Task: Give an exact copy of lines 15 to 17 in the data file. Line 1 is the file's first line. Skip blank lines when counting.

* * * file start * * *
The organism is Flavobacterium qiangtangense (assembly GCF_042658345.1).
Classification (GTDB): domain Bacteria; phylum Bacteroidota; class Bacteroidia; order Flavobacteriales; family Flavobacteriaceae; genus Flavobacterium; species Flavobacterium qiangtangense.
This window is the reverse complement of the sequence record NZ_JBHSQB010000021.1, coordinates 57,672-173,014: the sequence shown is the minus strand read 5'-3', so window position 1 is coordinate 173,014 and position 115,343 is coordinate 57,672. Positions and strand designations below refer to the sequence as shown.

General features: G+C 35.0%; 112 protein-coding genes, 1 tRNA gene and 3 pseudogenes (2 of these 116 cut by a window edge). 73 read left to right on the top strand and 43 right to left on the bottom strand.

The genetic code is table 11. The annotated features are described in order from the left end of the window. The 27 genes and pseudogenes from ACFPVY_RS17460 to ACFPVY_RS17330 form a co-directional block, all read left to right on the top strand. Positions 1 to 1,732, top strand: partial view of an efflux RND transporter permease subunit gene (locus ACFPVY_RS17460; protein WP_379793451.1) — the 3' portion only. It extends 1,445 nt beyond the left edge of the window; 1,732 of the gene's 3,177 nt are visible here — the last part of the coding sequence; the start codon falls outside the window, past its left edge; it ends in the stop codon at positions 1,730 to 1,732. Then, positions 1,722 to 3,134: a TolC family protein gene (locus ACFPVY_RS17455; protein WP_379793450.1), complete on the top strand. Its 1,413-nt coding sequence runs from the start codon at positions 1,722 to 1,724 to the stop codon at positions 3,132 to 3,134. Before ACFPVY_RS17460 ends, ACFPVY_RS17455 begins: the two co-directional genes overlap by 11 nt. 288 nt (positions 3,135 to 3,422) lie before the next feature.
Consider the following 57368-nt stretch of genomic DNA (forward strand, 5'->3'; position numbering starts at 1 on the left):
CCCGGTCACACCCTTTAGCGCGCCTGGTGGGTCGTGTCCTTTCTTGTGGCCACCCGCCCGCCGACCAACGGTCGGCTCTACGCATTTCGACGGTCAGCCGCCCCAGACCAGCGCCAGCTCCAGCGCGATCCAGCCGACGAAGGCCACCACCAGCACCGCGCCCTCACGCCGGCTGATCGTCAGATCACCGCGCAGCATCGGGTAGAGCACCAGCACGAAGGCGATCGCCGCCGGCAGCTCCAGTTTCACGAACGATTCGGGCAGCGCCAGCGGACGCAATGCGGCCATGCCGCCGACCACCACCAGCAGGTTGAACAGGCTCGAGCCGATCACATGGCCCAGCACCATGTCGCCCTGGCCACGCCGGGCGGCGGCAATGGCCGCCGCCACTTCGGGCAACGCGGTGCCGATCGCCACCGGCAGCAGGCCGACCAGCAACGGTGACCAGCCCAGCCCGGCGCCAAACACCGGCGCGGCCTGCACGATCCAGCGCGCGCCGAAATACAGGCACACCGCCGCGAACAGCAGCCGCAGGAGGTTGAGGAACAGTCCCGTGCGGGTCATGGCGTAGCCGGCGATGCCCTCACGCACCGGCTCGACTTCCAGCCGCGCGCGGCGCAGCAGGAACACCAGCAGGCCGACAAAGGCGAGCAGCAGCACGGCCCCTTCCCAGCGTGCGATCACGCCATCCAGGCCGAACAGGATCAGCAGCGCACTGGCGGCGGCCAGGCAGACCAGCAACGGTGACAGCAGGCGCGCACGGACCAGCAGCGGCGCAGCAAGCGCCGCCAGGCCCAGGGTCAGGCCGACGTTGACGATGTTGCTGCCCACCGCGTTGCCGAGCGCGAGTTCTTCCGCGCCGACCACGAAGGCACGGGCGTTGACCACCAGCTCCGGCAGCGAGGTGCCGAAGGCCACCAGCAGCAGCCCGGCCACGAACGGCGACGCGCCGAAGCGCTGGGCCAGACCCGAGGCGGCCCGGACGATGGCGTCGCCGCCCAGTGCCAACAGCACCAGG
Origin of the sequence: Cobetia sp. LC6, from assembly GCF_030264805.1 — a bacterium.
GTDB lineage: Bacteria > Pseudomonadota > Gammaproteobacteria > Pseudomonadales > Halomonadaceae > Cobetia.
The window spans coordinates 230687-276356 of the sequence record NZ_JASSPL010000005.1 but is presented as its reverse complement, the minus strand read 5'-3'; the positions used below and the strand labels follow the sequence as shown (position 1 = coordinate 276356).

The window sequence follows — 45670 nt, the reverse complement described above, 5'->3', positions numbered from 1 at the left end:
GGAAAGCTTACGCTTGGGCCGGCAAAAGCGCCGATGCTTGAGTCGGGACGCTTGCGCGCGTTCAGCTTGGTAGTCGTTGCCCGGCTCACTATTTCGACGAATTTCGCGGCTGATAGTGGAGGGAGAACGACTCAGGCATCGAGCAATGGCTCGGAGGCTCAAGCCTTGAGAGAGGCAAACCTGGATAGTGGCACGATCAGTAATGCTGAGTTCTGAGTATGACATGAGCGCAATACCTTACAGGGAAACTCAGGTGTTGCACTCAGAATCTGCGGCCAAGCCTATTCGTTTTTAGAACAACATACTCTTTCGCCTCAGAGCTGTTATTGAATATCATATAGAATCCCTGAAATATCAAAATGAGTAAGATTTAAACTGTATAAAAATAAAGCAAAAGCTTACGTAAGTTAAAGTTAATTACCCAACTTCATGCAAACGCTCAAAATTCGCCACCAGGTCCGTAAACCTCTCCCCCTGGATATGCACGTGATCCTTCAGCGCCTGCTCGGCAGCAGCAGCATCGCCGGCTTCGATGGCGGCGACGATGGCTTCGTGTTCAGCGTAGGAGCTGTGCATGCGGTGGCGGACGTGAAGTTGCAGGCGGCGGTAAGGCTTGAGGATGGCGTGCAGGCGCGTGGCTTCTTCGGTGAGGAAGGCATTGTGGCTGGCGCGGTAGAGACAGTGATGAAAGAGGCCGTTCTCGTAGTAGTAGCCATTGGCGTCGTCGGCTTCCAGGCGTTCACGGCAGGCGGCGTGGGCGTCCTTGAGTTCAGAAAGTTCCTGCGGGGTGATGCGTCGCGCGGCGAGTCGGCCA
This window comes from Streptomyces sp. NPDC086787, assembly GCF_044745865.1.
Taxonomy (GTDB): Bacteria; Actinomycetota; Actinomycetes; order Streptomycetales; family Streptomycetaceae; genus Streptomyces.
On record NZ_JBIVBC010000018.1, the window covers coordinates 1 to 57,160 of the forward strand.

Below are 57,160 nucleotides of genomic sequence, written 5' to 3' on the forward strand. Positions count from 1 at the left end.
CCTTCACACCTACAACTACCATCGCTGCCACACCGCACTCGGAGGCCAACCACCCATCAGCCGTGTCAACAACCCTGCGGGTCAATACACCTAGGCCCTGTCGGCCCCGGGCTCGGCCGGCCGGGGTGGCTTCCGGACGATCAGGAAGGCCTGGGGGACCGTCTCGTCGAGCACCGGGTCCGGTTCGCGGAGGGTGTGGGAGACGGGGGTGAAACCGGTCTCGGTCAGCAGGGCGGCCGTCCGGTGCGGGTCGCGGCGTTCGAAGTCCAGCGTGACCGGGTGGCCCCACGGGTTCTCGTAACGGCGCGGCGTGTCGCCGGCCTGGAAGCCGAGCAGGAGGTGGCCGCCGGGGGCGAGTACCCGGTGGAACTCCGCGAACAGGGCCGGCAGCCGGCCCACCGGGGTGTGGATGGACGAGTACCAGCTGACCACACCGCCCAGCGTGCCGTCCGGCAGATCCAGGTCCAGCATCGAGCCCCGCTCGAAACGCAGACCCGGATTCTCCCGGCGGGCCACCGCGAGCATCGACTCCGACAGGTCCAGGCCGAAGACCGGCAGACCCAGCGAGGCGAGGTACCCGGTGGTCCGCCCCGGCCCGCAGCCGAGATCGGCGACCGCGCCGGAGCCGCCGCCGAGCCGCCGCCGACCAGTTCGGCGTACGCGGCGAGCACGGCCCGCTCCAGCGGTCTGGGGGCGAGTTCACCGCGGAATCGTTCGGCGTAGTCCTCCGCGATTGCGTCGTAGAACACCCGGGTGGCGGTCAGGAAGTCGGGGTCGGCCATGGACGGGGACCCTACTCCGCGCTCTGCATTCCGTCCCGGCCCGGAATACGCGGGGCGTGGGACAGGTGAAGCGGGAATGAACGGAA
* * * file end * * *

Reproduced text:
On record NZ_JBIVBC010000018.1, the window covers coordinates 1 to 57,160 of the forward strand.

Below are 57,160 nucleotides of genomic sequence, written 5' to 3' on the forward strand. Positions count from 1 at the left end.
CCTTCACACCTACAACTACCATCGCTGCCACACCGCACTCGGAGGCCAACCACCCATCAGCCGTGTCAACAACCCTGCGGGTCAATACACCTAGGCCCTGTCGGCCCCGGGCTCGGCCGGCCGGGGTGGCTTCCGGACGATCAGGAAGGCCTGGGGGACCGTCTCGTCGAGCACCGGGTCCGGTTCGCGGAGGGTGTGGGAGACGGGGGTGAAACCGGTCTCGGTCAGCAGGGCGGCCGTCCGGTGCGGGTCGCGGCGTTCGAAGTCCAGCGTGACCGGGTGGCCCCACGGGTTCTCGTAACGGCGCGGCGTGTCGCCGGCCTGGAAGCCGAGCAGGAGGTGGCCGCCGGGGGCGAGTACCCGGTGGAACTCCGCGAACAGGGCCGGCAGCCGGCCCACCGGGGTGTGGATGGACGAGTACCAGCTGACCACACCGCCCAGCGTGCCGTCCGGCAGATCCAGGTCCAGCATCGAGCCCCGCTCGAAACGCAGACCCGGATTCTCCCGGCGGGCCACCGCGAGCATCGACTCCGACAGGTCCAGGCCGAAGACCGGCAGACCCAGCGAGGCGAGGTACCCGGTGGTCCGCCCCGGCCCGCAGCCGAGATCGGCGACCGCGCCGGAGCCGCCGCCGAGCCGCCGCCGACCAGTTCGGCGTACGCGGCGAGCACGGCCCGCTCCAGCGGTCTGGGGGCGAGTTCACCGCGGAATCGTTCGGCGTAGTCCTCCGCGATTGCGTCGTAGAACACCCGGGTGGCGGTCAGGAAGTCGGGGTCGGCCATGGACGGGGACCCTACTCCGCGCTCTGCATTCCGTCCCGGCCCGGAATACGCGGGGCGTGGGACAGGTGAAGCGGGAATGAACGGAA